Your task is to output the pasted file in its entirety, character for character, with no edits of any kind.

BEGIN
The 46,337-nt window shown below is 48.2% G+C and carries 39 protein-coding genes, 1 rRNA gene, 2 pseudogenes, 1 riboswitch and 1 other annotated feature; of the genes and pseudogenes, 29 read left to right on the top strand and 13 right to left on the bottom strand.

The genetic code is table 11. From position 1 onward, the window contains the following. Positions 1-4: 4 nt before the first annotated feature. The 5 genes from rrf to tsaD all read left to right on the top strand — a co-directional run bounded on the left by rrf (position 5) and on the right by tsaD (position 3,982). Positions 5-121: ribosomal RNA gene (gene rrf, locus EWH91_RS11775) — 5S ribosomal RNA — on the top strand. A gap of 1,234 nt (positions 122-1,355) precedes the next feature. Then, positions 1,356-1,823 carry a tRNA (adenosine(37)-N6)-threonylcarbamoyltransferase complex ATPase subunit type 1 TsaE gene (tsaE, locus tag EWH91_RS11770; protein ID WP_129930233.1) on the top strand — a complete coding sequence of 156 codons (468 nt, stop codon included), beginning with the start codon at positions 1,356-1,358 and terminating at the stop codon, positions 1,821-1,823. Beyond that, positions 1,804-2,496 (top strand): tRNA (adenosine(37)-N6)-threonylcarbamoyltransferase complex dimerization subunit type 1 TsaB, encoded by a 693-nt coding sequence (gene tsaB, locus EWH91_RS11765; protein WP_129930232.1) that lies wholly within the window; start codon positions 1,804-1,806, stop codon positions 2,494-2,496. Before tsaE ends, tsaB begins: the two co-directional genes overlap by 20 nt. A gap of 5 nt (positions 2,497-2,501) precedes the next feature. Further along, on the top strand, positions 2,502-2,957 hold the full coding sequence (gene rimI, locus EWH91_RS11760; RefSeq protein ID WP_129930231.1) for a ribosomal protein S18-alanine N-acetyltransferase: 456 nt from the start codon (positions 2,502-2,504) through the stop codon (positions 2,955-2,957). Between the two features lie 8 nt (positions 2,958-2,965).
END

The 46,337-nt window shown below is 48.2% G+C and carries 39 protein-coding genes, 1 rRNA gene, 2 pseudogenes, 1 riboswitch and 1 other annotated feature; of the genes and pseudogenes, 29 read left to right on the top strand and 13 right to left on the bottom strand.

The genetic code is table 11. From position 1 onward, the window contains the following. Positions 1-4: 4 nt before the first annotated feature. The 5 genes from rrf to tsaD all read left to right on the top strand — a co-directional run bounded on the left by rrf (position 5) and on the right by tsaD (position 3,982). Positions 5-121: ribosomal RNA gene (gene rrf, locus EWH91_RS11775) — 5S ribosomal RNA — on the top strand. A gap of 1,234 nt (positions 122-1,355) precedes the next feature. Then, positions 1,356-1,823 carry a tRNA (adenosine(37)-N6)-threonylcarbamoyltransferase complex ATPase subunit type 1 TsaE gene (tsaE, locus tag EWH91_RS11770; protein ID WP_129930233.1) on the top strand — a complete coding sequence of 156 codons (468 nt, stop codon included), beginning with the start codon at positions 1,356-1,358 and terminating at the stop codon, positions 1,821-1,823. Beyond that, positions 1,804-2,496 (top strand): tRNA (adenosine(37)-N6)-threonylcarbamoyltransferase complex dimerization subunit type 1 TsaB, encoded by a 693-nt coding sequence (gene tsaB, locus EWH91_RS11765; protein WP_129930232.1) that lies wholly within the window; start codon positions 1,804-1,806, stop codon positions 2,494-2,496. Before tsaE ends, tsaB begins: the two co-directional genes overlap by 20 nt. A gap of 5 nt (positions 2,497-2,501) precedes the next feature. Further along, on the top strand, positions 2,502-2,957 hold the full coding sequence (gene rimI, locus EWH91_RS11760; RefSeq protein ID WP_129930231.1) for a ribosomal protein S18-alanine N-acetyltransferase: 456 nt from the start codon (positions 2,502-2,504) through the stop codon (positions 2,955-2,957). Between the two features lie 8 nt (positions 2,958-2,965).